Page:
For those of us who lived through that era, looking back at the popularity of 1-900 numbers can be a little embarrassing. It makes us look like rubes that we ever spent five or 10 bucks or more to call up and listen to a recording — especially when these days we complain if we have to pay more than dollar for a song or an app.
But looked at a different way, there’s something fascinating and even charming about the 1-900 era. It speaks to our wants, in the same way those special magazine sections about “The World of the Future!” once did. What did we hope that one day technology would do for us — and what were we willing to accept as a kludgy alternative, until software and hardware engineers figured out how out a better way?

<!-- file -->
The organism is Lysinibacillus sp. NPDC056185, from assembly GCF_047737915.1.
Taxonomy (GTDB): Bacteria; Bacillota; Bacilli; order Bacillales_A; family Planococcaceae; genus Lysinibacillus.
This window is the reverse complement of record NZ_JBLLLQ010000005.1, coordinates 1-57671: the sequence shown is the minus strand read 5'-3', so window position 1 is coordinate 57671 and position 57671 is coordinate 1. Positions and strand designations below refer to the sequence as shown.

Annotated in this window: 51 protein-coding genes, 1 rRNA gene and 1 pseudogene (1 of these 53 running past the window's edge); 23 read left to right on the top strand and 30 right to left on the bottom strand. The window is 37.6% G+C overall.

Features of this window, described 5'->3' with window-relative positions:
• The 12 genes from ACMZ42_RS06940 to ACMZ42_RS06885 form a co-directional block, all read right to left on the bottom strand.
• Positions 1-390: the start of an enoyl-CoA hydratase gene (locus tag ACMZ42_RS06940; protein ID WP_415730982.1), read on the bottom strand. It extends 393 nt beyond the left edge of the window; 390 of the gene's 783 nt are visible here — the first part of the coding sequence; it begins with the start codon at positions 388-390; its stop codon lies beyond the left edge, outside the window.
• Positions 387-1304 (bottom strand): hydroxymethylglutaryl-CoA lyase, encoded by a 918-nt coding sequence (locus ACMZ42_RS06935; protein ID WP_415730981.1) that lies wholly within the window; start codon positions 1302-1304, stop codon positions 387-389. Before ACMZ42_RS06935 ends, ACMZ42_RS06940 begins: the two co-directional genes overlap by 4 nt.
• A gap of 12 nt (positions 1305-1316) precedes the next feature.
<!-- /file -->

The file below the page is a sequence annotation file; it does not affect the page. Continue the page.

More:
We can learn a lot about ourselves just from looking back at some of the most popular uses of 1-900 numbers. Such as…
Registering an Opinion
One of the earliest examples of a 1-900 number appeared in 1977, when Walter Cronkite hosted a nationwide “town hall meeting” in which ordinary citizens called in to talk to President Jimmy Carter. The experiment wasn’t repeated, but once 1-900s became a revenue generator, many media outlets — from radio to TV to magazines — started encouraging their audience to pay for the privilege of having their voices heard. The most common way to do this was via simple polls: about everything from public policy to whether Eddie Murphy should kill and eat a lobster on Saturday Night Live. As the creators of social media networks would learn decades later: People are almost over-eager to let everyone know what they think.
The weirdest example: In 1988, reportedly inspired by SNL’s “Larry the Lobster” stunt, DC Comics created a phone poll about whether or not they should kill off the character Jason Todd, the second person to adopt the persona of Batman’s sidekick Robin. What did they learn from this? That comics fans are some bloodthirsty bastards.